When we think about cryptographic keys, we tend to think about closely guarded secrets. Keys are the only thing that keeps the attacker away from your encrypted data. Some keys are usually treated with the appropriate level of respect. Security professionals in the payments industry, or those that have deployed a PKI, know all too well about the importance... 

Richard Moulds

Software-Defined Networking In Two Minutes

Software-Defined Networking

Over the last couple of months, I have been discussing Software-Defined Networking (SDN) with data center professionals around the world. It seems that many people are still trying to figure out what SDN is really all about and how it will impact their business. With that in mind, I thought a two-minute introduction to SDN would be helpful to a lot of folks.

What is Software-Defined Networking (SDN)?

In contrast to traditional networking equipment, SDN decouples the logic that makes decisions about where the traffic is sent from the underlying system that forwards traffic to a given destination. This technology is disruptive because Cisco, Juniper and the other IT powerhouses have made a fortune by selling physical networking devices that contain pieces of proprietary software designed to perform the two functions in the same physical machine. When the logic that makes decisions about where the traffic is sent is removed and replaced with a single virtualized controller that centrally configures all network equipment, the expensive devices can be replaced with commodity servers causing a large shift in the business dynamics.

A case in point: rumor has it that Amazon would have reduced the size of a billion dollar order to Cisco to a mere $11 million after having started migration to SDN. Although this has all the makings of a fine fishing story, it does give a prime example of the magnitude the network industry will be going through.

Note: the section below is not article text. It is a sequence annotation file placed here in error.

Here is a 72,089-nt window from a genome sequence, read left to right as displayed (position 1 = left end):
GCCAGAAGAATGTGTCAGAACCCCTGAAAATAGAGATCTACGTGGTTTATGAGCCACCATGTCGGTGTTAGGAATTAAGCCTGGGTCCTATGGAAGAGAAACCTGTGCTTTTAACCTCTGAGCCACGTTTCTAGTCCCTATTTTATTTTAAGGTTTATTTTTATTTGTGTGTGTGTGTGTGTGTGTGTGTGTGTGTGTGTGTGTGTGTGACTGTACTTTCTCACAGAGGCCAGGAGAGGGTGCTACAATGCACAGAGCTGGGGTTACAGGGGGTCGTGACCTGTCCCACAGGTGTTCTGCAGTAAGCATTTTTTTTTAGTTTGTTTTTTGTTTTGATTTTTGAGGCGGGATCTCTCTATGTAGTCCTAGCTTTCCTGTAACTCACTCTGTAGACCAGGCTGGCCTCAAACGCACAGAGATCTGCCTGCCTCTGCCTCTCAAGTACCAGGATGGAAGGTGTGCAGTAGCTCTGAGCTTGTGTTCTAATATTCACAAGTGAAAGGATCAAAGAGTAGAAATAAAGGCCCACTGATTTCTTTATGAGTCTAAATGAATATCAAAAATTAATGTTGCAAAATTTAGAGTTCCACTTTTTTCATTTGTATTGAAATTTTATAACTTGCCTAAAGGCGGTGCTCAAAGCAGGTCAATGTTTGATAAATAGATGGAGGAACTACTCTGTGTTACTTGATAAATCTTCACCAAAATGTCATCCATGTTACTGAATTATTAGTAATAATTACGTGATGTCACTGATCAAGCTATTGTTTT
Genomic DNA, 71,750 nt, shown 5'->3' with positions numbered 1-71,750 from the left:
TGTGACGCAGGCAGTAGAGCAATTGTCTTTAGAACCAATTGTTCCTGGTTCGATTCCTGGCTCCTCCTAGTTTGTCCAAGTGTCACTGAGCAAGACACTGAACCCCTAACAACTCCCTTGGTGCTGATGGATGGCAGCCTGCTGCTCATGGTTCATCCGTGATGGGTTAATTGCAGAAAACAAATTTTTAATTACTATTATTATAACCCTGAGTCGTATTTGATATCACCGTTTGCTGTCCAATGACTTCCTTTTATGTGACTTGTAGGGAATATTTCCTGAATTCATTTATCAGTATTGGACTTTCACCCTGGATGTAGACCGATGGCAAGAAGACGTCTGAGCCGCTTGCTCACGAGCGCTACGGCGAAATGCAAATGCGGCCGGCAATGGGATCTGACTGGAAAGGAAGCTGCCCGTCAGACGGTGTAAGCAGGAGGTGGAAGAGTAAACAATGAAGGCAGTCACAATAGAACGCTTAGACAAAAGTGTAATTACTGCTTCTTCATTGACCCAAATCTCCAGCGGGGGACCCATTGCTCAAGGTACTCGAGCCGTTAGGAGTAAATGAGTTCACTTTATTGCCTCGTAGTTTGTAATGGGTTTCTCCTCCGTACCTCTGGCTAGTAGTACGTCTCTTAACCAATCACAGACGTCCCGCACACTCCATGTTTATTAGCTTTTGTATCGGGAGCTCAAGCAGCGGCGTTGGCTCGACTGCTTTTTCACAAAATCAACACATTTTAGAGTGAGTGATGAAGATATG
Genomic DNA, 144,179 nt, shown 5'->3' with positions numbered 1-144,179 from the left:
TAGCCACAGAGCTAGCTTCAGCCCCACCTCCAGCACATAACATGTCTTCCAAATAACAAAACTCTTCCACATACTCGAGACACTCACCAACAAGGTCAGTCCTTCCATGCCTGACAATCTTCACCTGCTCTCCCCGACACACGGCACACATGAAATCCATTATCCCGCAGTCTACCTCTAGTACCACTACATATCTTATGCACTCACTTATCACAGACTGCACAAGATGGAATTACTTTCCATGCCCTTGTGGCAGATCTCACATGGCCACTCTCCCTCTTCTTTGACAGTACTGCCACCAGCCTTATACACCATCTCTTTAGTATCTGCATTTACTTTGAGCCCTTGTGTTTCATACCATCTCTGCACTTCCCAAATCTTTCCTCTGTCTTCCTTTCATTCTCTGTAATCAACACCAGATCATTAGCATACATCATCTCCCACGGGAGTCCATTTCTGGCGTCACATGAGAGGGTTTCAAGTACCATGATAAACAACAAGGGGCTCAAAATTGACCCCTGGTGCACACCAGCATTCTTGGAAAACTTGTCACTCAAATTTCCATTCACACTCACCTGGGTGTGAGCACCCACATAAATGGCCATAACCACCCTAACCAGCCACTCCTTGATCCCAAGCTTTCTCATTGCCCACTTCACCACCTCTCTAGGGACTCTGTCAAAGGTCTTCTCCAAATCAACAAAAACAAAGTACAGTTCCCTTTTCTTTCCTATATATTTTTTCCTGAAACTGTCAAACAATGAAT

What’s driving SDN?

SDN is largely driven by growing application density in data centers. As cloud computing brings about automation and self-service, the number of applications run in an average data center is expected to increase rapidly. Communication between all these applications currently involves a routing mechanism that does not enable direct connections, but rather involves climbing up and down a routing stack that makes a game of ping pong pale in comparison. SDN has been designed to remove the net from the ping pong table: since you no longer need the bounce, you can simply roll the ball directly to your friend. It’s easier, quicker and more economical.

Will SDN revolutionize networking?

Yes and no. As far as data centers tasked with running and scaling up various cloud platforms are concerned, SDN will allow them to scale better while reducing costs through automation. But if you are a home user or someone operating a network backbone, the chances are that it will take a long time before SDN will have an impact on you.

Although SDN is still admittedly in its infancy, it holds a promising future. Research firm International Data Corporation predicts the market for SDN technologies will grow to $3.7 billion by 2016. No wonder then that the networking industry juggernaut Cisco is changing its game plan by switching its focus on SDN. Only time will tell how that works out.


By Juha Holkkola, 

Juha is managing director of Nixu Software Oy Ltd, the cloud application deployment company, and an affiliate of Nixu. He joined Nixu in early 2000 and has since held various business and sales management positions. Before Nixu, Juha worked for Nokia Networks and financial services company Danske Bank in marketing and treasury positions.

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